Despite heavy snowfall, Idaho 21 avalanche closures
kept to minimum through constant vigilance
The month of May brings images of daffodils, tulips and other early spring bulbs, as well as the color of green returning to lawns and trees. In Idaho’s high country, however, white still dominates nature’s canvas as the remnants of winter’s snowpack slowly turns to spring runoff.
For ITD’s avalanche team, May 1 signals the end of digging snow pits and collecting data, and preparation of a season-ending report.
The avalanche season officially runs from Dec. 1 to May 1.
ITD’s lead avalanche forecaster Bill Nicholson released the annual avalanche report this week, reviewing efforts to keep Idaho 21 open through Canyon Creek. That segment – connecting Banks and Lowman – is the state’s most challenging stretch for avalanche control because it contains most of the chutes that potentially impact traffic.
The intent is to limit highway closures as much as possible.
According to the report, 45 avalanches reached the highway between Banner Summit and Grandjean this year. However, the road was closed to traffic for only about 21 days.
That’s good news for the growing communities of Stanley, Challis and Salmon, as well as for recreational traffic destined for the mountains of central Idaho.
Nicholson credits this year’s success to the hard work of his staff, which includes Mick Riffie and Todd Hannon. The avalanche forecaster also attributes the success to improved coordination with the National Weather Service. Twice-daily weather forecasts “greatly improve forecast confidence,” he explains.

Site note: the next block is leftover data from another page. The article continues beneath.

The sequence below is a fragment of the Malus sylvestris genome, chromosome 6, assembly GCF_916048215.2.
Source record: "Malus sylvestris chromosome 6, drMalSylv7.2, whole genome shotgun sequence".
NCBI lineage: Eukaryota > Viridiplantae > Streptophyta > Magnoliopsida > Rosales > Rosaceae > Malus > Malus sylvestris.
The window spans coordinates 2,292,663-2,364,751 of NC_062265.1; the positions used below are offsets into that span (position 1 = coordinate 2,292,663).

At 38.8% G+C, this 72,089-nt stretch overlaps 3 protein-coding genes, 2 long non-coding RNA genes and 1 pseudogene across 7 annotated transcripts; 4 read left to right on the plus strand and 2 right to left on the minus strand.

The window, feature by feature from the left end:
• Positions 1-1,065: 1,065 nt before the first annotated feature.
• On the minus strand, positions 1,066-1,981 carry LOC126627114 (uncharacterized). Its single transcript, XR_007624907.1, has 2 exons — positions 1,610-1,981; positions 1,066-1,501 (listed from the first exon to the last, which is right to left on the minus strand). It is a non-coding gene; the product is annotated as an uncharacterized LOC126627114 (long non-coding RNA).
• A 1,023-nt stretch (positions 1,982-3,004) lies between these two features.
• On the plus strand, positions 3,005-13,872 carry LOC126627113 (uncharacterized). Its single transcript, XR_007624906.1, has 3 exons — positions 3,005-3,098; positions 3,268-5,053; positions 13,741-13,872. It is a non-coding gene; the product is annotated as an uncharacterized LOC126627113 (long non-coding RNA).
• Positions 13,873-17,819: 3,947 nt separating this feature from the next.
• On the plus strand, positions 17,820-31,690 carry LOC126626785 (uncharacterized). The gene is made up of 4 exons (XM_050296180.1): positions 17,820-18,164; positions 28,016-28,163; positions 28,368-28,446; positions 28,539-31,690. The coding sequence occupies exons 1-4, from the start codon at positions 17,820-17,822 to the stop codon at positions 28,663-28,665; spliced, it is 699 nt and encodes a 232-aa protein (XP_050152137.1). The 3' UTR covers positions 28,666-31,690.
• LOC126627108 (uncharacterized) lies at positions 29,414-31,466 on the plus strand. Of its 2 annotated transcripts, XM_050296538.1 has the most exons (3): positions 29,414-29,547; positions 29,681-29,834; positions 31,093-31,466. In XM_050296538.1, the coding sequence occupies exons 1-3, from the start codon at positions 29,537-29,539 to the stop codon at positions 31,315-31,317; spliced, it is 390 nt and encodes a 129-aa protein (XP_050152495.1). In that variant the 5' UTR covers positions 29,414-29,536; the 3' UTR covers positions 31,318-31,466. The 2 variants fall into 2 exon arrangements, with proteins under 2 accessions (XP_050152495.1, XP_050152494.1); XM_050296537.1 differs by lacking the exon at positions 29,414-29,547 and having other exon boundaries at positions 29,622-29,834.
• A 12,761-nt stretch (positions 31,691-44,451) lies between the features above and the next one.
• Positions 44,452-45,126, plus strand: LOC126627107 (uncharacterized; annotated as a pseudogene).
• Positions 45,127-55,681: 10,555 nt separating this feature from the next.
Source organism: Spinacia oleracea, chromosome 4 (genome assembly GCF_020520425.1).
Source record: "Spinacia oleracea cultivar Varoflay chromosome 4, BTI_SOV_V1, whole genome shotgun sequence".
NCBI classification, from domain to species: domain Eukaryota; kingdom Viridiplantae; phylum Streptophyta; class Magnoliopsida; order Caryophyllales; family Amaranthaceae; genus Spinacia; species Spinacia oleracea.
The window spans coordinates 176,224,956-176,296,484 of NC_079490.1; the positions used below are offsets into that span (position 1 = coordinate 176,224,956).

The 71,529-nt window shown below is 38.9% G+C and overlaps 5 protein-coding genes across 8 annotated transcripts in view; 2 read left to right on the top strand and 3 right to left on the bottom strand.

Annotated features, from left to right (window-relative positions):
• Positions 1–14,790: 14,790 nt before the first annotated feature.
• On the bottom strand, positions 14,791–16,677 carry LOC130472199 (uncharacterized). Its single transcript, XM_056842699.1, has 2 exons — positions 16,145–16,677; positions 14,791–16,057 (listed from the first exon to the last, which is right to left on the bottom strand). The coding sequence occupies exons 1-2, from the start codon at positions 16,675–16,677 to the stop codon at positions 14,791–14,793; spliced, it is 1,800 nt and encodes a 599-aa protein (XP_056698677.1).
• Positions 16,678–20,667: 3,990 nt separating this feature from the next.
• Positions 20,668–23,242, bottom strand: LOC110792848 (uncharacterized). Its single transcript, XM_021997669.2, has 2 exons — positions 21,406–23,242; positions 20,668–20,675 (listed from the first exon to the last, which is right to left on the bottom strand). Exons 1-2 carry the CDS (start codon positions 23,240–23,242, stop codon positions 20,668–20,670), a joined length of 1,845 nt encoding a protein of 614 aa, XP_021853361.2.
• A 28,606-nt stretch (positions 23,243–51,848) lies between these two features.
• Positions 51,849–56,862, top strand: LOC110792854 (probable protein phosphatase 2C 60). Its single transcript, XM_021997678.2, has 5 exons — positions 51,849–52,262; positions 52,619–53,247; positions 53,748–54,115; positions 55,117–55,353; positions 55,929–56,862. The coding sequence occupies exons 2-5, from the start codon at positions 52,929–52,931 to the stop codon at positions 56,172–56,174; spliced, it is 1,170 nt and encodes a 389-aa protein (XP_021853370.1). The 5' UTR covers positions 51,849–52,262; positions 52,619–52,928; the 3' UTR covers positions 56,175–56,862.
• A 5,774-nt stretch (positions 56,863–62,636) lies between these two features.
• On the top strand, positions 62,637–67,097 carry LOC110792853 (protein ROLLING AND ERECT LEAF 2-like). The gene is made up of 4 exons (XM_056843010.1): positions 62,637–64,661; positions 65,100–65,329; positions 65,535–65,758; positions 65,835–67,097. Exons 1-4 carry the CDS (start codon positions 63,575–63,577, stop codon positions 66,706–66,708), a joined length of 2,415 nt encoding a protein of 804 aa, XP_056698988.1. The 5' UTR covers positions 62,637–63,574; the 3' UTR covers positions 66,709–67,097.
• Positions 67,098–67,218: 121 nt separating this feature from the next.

“Avalanche rescue equipment was also improved,” Nicholson reports. “New transceivers where put in service to replace old ones and take advantage of new technology. Avalanche rescue shovels and probes are now located on every piece of equipment and all caches in Canyon Creek.”
Still, Nicholson says more can be done to limit closures and improve safety.
“Our instrumentation and data collection could still be greatly improved,” he writes in the report. He calls for better wind and precipitation gauges at the three weather stations along the route, as well as software to record weather data in an easy-to-use and archive format designed specifically for avalanche forecasting.
The avalanche team also uses an Avalaunche and hand-placed explosives to test the stability of snow chutes and to release snow in a timely and controlled manner.
“In future years, we believe that a permanent avalauncher tower at the 97-mile marker could be utilized,” Nicholson adds. “Also track sensors and avalanche guards for the large paths should be studied.”
The snow total for the season in Canyon Creek was 330 inches. The 11-mile section contains 54 avalanche chutes. Often called “avalanche alley,” the Canyon Creek corridor experiences about 90-percent of the state’s avalanches that threaten highways.